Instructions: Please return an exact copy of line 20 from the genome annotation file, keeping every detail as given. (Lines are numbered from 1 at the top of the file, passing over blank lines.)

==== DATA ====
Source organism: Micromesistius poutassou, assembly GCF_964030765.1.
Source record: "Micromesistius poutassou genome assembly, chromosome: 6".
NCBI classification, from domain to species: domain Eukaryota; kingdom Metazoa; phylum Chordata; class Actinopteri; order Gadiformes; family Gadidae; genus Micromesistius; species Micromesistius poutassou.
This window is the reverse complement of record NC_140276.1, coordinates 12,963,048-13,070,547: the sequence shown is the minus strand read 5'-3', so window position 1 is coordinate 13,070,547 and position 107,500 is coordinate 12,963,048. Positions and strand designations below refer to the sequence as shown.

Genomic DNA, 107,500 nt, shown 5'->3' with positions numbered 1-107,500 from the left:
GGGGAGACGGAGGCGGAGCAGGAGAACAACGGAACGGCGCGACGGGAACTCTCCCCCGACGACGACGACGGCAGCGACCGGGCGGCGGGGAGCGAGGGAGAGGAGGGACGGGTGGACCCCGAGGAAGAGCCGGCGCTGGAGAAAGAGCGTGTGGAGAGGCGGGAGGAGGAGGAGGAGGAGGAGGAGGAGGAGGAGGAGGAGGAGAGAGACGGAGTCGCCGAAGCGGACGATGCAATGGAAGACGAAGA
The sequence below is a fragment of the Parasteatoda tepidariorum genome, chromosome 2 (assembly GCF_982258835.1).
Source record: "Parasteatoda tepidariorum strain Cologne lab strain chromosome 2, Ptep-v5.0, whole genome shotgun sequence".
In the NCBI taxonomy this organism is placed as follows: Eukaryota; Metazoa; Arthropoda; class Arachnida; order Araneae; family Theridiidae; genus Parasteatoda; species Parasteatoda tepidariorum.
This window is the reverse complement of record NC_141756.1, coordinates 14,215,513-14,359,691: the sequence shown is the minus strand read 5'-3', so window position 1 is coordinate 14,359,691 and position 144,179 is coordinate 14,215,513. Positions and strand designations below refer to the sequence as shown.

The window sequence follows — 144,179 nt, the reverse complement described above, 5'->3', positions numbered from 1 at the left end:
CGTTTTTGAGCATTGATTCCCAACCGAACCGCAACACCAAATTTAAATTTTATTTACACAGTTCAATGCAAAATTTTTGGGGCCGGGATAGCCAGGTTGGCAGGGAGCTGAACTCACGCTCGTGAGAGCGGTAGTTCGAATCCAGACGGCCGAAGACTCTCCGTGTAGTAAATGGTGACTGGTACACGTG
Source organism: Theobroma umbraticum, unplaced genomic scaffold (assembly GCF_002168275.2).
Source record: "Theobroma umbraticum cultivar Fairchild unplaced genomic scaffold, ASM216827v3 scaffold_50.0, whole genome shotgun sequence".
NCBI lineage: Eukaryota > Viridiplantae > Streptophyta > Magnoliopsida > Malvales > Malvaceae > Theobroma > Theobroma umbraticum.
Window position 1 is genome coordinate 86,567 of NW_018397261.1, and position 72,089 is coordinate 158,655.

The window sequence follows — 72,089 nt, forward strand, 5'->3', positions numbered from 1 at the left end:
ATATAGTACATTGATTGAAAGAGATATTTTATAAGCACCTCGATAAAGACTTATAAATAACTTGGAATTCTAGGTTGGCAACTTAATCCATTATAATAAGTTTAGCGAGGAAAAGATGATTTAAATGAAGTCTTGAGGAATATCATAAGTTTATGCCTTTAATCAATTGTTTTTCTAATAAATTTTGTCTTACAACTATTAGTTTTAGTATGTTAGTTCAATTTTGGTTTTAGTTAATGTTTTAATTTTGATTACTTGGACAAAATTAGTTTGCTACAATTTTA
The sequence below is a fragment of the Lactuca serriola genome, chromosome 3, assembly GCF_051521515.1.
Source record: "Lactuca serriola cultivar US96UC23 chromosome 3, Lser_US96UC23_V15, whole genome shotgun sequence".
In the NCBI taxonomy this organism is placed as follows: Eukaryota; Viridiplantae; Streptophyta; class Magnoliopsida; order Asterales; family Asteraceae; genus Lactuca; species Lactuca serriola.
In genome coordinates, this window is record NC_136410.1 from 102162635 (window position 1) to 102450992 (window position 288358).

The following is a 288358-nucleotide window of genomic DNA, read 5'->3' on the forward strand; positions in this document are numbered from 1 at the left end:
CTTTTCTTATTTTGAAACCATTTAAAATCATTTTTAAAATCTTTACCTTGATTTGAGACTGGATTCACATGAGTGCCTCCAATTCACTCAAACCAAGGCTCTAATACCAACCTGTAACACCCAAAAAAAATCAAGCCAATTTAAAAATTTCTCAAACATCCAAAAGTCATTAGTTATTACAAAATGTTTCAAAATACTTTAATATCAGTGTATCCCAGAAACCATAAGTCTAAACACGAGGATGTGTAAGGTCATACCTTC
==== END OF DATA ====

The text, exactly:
Source record: "Lactuca serriola cultivar US96UC23 chromosome 3, Lser_US96UC23_V15, whole genome shotgun sequence".